Hellenistic glass 325 BC – AD 400 | Volume 2
By Dr Jessamy Kelly, glass artist and educator
Examining the many facets of a glass artefact and imagining the stories it can tell can be an inspiring and evocative experience. Ancient glass artefacts can act as bridges to the past, by understanding how they were made and used and the unique social and spiritual values they embody.
This month we are delving into the Hellenistic glass period, a rich and colourful chapter of ancient glass history, which includes the years between the reign of Alexander the Great and the early years of the Roman Empire. Glass artefacts from this period can be traced back across a wide span of regions from the Mediterranean to Europe, Western Asia and Northern Africa.
Much of the glass produced during this era predates glass blowing, the style is exemplified by the process by which glass vessels were produced using a kiln. Key techniques such as mosaic glass became the hallmark of this period, fairly large bowls and platters created from colourful canes of glass. The canes were laid into a mould and then heated in a kiln so that they became fused and slumped together to form a colourful mosaic. The vessels were made up of many small spirals and stars arranged in a range of bright or mono-chromatic glass colours (see Figure 1).
A further example is lacework or reticella glass, which was created from spirals of twisted glass canes known as tesserae which were assembled next to each other to form intricate patterns (see Figure 2). Mosaic glass was a highly sophisticated technique, the main drawback was the labour, as it was extremely time consuming to form and polish the glass. Over time, it was replaced by glass blowing which was much more efficient. Today, fused glass has evolved from this origin to be a wide and highly technical subset of kiln forming.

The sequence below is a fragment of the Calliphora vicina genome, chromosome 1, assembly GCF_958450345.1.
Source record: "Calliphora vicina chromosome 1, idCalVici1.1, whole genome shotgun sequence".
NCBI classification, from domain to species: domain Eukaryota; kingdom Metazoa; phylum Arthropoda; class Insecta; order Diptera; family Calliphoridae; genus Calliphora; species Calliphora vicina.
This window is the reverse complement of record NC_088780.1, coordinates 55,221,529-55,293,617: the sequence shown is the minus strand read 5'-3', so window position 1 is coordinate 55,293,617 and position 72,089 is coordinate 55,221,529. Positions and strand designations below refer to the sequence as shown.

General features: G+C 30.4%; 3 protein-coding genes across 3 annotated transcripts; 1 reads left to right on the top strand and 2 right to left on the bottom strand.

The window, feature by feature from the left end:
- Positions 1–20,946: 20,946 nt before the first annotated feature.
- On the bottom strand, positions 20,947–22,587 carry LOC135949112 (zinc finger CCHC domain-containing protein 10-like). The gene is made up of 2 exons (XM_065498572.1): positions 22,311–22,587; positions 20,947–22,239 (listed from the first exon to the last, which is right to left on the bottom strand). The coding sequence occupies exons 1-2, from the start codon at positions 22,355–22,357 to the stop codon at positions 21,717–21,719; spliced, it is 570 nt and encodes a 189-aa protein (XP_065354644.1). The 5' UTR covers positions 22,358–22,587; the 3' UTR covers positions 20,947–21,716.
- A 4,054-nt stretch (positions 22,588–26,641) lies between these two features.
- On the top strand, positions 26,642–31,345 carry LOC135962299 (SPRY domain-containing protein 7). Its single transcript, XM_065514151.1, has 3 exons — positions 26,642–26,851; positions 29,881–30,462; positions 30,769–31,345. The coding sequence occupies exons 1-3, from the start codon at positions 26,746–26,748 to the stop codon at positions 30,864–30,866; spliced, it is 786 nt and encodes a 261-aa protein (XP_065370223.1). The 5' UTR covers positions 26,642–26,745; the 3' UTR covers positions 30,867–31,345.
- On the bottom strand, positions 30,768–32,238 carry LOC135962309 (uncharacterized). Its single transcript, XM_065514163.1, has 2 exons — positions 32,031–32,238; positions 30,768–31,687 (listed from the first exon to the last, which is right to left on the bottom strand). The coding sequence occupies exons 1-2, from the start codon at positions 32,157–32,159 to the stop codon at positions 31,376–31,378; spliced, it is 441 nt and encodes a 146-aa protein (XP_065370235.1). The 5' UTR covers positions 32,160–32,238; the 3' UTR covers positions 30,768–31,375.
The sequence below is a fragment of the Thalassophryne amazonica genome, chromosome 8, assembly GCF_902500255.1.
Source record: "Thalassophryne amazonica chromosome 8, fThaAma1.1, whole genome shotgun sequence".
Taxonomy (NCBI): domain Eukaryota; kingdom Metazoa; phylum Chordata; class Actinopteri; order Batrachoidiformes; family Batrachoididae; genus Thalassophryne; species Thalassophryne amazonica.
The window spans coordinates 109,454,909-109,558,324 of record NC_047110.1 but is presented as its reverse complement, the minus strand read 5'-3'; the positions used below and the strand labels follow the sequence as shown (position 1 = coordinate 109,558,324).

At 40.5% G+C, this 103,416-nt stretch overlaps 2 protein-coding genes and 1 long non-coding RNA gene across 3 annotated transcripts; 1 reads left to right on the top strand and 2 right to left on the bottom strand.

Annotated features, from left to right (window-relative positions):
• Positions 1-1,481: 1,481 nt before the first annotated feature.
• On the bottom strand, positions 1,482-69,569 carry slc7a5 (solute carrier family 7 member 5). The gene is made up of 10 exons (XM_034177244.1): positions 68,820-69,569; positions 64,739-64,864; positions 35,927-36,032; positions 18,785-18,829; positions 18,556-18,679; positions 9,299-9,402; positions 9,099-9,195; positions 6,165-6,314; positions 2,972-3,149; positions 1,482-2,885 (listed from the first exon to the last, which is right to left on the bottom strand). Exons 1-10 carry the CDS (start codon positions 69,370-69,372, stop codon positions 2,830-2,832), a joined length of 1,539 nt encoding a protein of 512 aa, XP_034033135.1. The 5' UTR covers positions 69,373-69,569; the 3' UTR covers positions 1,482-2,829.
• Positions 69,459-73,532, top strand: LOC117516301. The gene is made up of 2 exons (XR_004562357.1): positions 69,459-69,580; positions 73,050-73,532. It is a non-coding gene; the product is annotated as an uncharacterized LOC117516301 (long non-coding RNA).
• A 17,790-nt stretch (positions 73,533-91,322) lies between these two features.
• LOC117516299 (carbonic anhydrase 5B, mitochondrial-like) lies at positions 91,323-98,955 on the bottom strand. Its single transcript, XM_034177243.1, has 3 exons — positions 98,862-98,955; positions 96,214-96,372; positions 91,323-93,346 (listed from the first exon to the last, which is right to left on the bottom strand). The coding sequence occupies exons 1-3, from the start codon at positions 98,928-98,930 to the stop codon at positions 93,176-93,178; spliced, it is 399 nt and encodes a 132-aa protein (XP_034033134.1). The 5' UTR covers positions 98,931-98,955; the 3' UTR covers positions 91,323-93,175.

an oven or furnace used for processing glass by high firing it in a mould, kilns are also used in pottery.
The final artefact for your consideration is a mythical story from a Persian poem about Alexander the Great, who had a diving bell made out of glass (see Figure 4).
An elaborate, rather comical story was told of how curious Alexander was of the sea and how he was lowered down in his diving bell along with a dog, a cat, and a cock to explore the ocean. He entrusted his wife with the chain that could pull the bell back up to the surface, unfortunately she eloped with her lover and threw the chain away, so he had to devise his own escape. Many stories were written about Alexander to document his daring and outlandish exploit, this story resonates for me because of the period from which it originates, in that it centres glass as an innovative material and makes the impossible seem possible, could this really have happened?
Next month’s newsletter will introduce Roman Glass, during the 1st century AD the Roman revolutionised the glass industry with the introduction of glassblowing, establishing glass as a widely available and popular material for vessels.
By Dr Jessamy Kelly
Jessamy Kelly is a glass artist and educator based in Edinburgh, she has worked as a freelance glass designer for Cumbria Crystal since 2016.
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